Your twenties is a great time to add to your resume by earning a master’s degree, taking professional certifications or training courses, or working in several different positions to broaden your professional horizons.

Invest for your retirement

While you are in your twenties, you may not earn the largest salary of your life. But in my opinion, the money you invest in your twenties is more important than the larger amounts you may be able to invest when you are in your 40’s. Why? Time. The longer you have your money invested, the longer your money will compound and grow. Time is the greatest advantage to any investment, and in your 20’s, time is the thing you have the most of.

Prepare for life changes

Your twenties will prove to have many major life changes. Graduating college, major changes in employment, getting marriage, children, buying a home, backpacking through Europe for 6 months and spending your life savings… Who knows what will happen? As part of preparing for life changes, you should also take great care to protect your financial interests, including earning money from alternate sources and buying disability and life insurance.

Take calculated risks

You will never succeed unless you put yourself out there. Your 20’s is the decade you have the best opportunity to take a chance and make something big happen. Start your own company, travel the world, write a novel, or take a job simply for opportunity or pure enjoyment rather thank strictly based on pay. There is little reward that comes without risk. Do your research, weigh the odds, and do something amazing.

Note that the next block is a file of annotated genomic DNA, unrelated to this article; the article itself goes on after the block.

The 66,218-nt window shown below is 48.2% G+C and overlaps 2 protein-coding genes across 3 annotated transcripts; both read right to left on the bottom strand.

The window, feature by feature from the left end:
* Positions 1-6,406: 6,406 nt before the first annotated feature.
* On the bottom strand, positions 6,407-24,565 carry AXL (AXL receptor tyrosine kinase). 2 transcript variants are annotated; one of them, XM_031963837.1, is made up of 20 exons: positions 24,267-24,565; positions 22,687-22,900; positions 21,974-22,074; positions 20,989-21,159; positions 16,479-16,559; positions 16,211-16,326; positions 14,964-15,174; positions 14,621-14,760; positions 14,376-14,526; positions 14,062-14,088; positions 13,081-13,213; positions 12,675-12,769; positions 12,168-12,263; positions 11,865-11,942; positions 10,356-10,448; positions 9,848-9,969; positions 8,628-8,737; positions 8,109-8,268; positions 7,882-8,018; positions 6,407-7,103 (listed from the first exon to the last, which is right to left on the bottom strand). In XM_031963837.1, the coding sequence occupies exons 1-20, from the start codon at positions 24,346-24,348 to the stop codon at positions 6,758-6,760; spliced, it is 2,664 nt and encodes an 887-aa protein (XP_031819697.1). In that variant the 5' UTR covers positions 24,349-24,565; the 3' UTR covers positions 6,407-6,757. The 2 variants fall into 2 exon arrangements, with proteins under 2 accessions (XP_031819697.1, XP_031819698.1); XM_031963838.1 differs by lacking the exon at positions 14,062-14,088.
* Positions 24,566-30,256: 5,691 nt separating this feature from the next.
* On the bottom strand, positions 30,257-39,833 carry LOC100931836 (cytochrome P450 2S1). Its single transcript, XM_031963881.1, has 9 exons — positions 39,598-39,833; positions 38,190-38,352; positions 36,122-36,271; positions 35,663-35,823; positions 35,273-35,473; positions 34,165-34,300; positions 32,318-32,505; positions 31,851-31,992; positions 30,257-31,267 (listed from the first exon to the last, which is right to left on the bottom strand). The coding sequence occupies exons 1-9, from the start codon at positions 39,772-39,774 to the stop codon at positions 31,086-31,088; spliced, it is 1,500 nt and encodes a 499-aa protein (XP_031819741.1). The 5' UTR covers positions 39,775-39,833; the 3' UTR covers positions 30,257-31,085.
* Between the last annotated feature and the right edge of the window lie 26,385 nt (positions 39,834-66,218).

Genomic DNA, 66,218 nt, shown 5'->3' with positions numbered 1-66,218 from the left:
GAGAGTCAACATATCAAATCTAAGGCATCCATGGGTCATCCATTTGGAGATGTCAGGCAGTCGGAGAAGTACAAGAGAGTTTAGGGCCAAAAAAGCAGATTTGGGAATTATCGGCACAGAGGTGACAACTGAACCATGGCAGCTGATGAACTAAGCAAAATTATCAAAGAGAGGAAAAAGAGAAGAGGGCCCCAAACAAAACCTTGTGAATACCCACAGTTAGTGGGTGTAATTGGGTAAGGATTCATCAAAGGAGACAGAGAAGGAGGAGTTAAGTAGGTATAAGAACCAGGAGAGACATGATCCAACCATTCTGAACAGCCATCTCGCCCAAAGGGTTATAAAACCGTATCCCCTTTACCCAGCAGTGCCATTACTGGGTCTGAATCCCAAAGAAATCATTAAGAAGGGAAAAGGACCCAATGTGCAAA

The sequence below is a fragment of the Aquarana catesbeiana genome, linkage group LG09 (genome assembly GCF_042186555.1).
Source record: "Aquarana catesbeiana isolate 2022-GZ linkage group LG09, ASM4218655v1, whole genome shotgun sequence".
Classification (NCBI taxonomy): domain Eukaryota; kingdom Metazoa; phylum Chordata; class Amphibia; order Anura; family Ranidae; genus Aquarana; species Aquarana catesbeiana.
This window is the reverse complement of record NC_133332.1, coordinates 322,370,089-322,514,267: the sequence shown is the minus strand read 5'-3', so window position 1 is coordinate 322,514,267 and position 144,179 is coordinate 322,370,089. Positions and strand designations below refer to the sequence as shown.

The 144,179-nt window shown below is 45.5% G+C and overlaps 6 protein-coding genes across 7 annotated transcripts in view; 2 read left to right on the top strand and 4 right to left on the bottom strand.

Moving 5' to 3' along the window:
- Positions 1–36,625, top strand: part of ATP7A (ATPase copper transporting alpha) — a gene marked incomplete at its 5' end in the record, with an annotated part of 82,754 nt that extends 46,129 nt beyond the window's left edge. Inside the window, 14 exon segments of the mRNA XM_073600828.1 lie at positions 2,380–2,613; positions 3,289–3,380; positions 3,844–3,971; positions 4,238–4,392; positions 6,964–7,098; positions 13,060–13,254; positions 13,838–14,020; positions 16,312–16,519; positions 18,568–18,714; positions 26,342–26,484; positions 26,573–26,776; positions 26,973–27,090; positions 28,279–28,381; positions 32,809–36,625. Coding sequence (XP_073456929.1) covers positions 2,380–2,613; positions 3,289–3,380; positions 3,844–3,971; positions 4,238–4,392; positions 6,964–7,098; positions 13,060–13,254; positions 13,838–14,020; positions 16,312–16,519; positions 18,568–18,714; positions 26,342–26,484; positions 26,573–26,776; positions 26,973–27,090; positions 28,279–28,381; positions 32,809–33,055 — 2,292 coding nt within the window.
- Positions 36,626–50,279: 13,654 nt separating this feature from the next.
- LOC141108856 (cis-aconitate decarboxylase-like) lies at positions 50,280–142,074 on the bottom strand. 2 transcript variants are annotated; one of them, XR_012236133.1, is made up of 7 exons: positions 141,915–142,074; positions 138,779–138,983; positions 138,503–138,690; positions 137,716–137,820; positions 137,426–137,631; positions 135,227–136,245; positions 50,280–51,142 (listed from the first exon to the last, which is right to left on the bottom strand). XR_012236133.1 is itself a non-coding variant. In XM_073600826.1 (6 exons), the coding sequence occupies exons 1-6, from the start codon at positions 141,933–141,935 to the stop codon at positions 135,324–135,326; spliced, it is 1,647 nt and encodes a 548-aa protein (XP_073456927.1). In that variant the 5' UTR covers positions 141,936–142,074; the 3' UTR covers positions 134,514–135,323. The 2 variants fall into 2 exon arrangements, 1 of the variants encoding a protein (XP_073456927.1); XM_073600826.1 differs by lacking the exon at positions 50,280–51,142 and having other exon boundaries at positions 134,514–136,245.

Live your life and enjoy it

Life is not measured in dollar$ and ¢ents. Your 20’s is perhaps the most exciting decade in terms of pure excitement and change. Most people in the young 20’s have fewer obligations preventing them from going out and doing something spontaneous. Use this time to your advantage. Have fun. Live your life. Find yourself. Now is the best time to do it.

Here’s are the other articles in the Money Matters for All Ages series:


Published or updated March 20, 2014.
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{ 13 comments… read them below or add one }

1 FourPillars

Very upbeat post! Makes me wish I was in my 20’s again. :)

Mike

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2 CiaranFromChance

Great post Ryan I really enjoyed it. Especially like the advice under the headers, Take Calculated Risks and Live Your Life and Enjoy it.

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3 My Dollar Plan

Great ideas. I’m glad you included thinking about the long term but also having fun! Life is too short to not have fun;)

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4 Ryan